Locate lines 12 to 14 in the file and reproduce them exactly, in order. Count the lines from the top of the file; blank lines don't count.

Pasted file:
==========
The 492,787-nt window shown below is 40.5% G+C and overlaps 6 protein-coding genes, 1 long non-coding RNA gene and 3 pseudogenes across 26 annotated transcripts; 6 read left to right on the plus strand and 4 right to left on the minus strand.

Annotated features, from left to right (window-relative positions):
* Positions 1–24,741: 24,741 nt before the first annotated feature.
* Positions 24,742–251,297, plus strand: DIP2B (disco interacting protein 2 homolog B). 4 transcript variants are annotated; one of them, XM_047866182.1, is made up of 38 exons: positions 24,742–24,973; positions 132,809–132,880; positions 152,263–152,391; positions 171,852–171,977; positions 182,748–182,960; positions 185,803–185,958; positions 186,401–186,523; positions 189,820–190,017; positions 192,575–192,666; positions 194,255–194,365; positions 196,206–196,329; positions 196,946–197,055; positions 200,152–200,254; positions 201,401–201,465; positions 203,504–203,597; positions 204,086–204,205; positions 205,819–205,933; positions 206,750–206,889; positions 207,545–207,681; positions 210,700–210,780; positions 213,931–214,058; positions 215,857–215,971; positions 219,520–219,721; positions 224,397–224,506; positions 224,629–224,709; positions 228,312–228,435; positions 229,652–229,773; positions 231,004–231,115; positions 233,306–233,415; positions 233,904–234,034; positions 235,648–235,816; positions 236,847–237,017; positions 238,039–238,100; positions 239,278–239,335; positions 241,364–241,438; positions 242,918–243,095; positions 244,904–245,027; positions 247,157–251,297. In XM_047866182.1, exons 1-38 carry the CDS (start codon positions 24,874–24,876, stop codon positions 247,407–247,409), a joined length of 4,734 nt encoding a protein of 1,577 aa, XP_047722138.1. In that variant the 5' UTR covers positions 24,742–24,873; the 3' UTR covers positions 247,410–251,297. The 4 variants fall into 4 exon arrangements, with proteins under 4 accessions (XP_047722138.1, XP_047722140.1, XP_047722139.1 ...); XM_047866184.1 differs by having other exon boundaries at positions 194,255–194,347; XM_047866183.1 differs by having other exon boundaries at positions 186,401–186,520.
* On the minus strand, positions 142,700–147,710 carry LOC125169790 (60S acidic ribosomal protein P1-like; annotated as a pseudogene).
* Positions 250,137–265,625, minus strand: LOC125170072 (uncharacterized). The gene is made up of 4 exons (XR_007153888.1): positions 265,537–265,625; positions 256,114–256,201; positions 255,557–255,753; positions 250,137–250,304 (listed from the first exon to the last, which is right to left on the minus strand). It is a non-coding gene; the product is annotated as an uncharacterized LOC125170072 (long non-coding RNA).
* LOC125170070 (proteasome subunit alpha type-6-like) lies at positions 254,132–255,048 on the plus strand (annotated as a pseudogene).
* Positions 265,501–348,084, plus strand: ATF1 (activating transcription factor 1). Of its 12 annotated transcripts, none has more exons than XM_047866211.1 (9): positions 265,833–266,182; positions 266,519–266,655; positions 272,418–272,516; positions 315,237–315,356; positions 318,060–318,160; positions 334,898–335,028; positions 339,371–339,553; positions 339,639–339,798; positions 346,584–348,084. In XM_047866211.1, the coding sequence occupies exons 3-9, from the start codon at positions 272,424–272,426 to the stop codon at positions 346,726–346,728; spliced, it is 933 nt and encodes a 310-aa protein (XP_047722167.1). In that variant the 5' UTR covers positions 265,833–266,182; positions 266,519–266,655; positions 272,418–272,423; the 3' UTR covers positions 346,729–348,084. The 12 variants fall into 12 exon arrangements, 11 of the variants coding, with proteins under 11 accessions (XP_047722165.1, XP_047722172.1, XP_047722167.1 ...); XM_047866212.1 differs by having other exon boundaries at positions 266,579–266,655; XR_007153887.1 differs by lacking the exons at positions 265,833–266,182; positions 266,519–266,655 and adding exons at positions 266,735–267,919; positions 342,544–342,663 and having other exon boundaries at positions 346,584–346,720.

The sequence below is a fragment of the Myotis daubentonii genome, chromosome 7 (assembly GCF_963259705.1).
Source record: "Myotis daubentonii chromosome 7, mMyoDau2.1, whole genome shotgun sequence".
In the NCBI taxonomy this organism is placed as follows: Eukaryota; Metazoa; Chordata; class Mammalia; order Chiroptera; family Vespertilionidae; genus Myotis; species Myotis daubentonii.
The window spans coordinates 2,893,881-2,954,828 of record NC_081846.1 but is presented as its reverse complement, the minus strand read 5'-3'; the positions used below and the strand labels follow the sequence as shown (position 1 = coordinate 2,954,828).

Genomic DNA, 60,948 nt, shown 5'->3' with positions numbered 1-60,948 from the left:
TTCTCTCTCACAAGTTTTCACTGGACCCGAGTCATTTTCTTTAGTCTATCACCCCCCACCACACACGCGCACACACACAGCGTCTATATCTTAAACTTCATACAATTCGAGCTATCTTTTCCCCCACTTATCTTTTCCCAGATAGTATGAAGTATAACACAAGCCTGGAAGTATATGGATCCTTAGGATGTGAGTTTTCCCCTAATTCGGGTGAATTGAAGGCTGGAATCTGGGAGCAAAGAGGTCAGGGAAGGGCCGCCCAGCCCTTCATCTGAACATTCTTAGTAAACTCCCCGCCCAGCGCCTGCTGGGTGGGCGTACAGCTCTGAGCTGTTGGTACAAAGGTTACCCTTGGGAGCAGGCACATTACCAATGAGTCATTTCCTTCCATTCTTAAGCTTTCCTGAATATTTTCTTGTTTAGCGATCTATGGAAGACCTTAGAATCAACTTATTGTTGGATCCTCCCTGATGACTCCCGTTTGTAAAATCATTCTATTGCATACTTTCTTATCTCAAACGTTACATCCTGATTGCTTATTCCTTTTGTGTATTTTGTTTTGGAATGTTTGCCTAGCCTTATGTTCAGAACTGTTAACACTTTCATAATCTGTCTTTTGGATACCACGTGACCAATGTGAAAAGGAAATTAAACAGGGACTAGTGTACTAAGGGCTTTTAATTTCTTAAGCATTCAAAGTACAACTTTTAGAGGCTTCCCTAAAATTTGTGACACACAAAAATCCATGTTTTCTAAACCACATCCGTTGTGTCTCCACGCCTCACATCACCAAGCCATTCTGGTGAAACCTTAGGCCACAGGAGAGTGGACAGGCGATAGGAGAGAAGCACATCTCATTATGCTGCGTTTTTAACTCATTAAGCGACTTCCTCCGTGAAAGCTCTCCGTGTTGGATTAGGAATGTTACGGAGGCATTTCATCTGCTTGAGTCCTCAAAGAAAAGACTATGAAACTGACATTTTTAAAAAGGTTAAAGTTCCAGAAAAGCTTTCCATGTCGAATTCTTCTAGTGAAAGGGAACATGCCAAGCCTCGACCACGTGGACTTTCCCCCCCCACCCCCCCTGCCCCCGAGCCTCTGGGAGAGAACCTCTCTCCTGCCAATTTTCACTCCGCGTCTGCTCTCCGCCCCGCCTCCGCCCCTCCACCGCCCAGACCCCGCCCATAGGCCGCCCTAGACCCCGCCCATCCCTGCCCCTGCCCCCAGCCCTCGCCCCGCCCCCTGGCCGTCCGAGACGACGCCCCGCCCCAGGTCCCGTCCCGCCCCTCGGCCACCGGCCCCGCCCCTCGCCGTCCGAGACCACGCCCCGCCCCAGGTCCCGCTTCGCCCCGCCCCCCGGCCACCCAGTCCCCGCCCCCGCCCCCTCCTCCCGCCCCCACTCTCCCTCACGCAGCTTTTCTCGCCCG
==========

The window spans coordinates 2,893,881-2,954,828 of record NC_081846.1 but is presented as its reverse complement, the minus strand read 5'-3'; the positions used below and the strand labels follow the sequence as shown (position 1 = coordinate 2,954,828).

Genomic DNA, 60,948 nt, shown 5'->3' with positions numbered 1-60,948 from the left:
TTCTCTCTCACAAGTTTTCACTGGACCCGAGTCATTTTCTTTAGTCTATCACCCCCCACCACACACGCGCACACACACAGCGTCTATATCTTAAACTTCATACAATTCGAGCTATCTTTTCCCCCACTTATCTTTTCCCAGATAGTATGAAGTATAACACAAGCCTGGAAGTATATGGATCCTTAGGATGTGAGTTTTCCCCTAATTCGGGTGAATTGAAGGCTGGAATCTGGGAGCAAAGAGGTCAGGGAAGGGCCGCCCAGCCCTTCATCTGAACATTCTTAGTAAACTCCCCGCCCAGCGCCTGCTGGGTGGGCGTACAGCTCTGAGCTGTTGGTACAAAGGTTACCCTTGGGAGCAGGCACATTACCAATGAGTCATTTCCTTCCATTCTTAAGCTTTCCTGAATATTTTCTTGTTTAGCGATCTATGGAAGACCTTAGAATCAACTTATTGTTGGATCCTCCCTGATGACTCCCGTTTGTAAAATCATTCTATTGCATACTTTCTTATCTCAAACGTTACATCCTGATTGCTTATTCCTTTTGTGTATTTTGTTTTGGAATGTTTGCCTAGCCTTATGTTCAGAACTGTTAACACTTTCATAATCTGTCTTTTGGATACCACGTGACCAATGTGAAAAGGAAATTAAACAGGGACTAGTGTACTAAGGGCTTTTAATTTCTTAAGCATTCAAAGTACAACTTTTAGAGGCTTCCCTAAAATTTGTGACACACAAAAATCCATGTTTTCTAAACCACATCCGTTGTGTCTCCACGCCTCACATCACCAAGCCATTCTGGTGAAACCTTAGGCCACAGGAGAGTGGACAGGCGATAGGAGAGAAGCACATCTCATTATGCTGCGTTTTTAACTCATTAAGCGACTTCCTCCGTGAAAGCTCTCCGTGTTGGATTAGGAATGTTACGGAGGCATTTCATCTGCTTGAGTCCTCAAAGAAAAGACTATGAAACTGACATTTTTAAAAAGGTTAAAGTTCCAGAAAAGCTTTCCATGTCGAATTCTTCTAGTGAAAGGGAACATGCCAAGCCTCGACCACGTGGACTTTCCCCCCCCACCCCCCCTGCCCCCGAGCCTCTGGGAGAGAACCTCTCTCCTGCCAATTTTCACTCCGCGTCTGCTCTCCGCCCCGCCTCCGCCCCTCCACCGCCCAGACCCCGCCCATAGGCCGCCCTAGACCCCGCCCATCCCTGCCCCTGCCCCCAGCCCTCGCCCCGCCCCCTGGCCGTCCGAGACGACGCCCCGCCCCAGGTCCCGTCCCGCCCCTCGGCCACCGGCCCCGCCCCTCGCCGTCCGAGACCACGCCCCGCCCCAGGTCCCGCTTCGCCCCGCCCCCCGGCCACCCAGTCCCCGCCCCCGCCCCCTCCTCCCGCCCCCACTCTCCCTCACGCAGCTTTTCTCGCCCG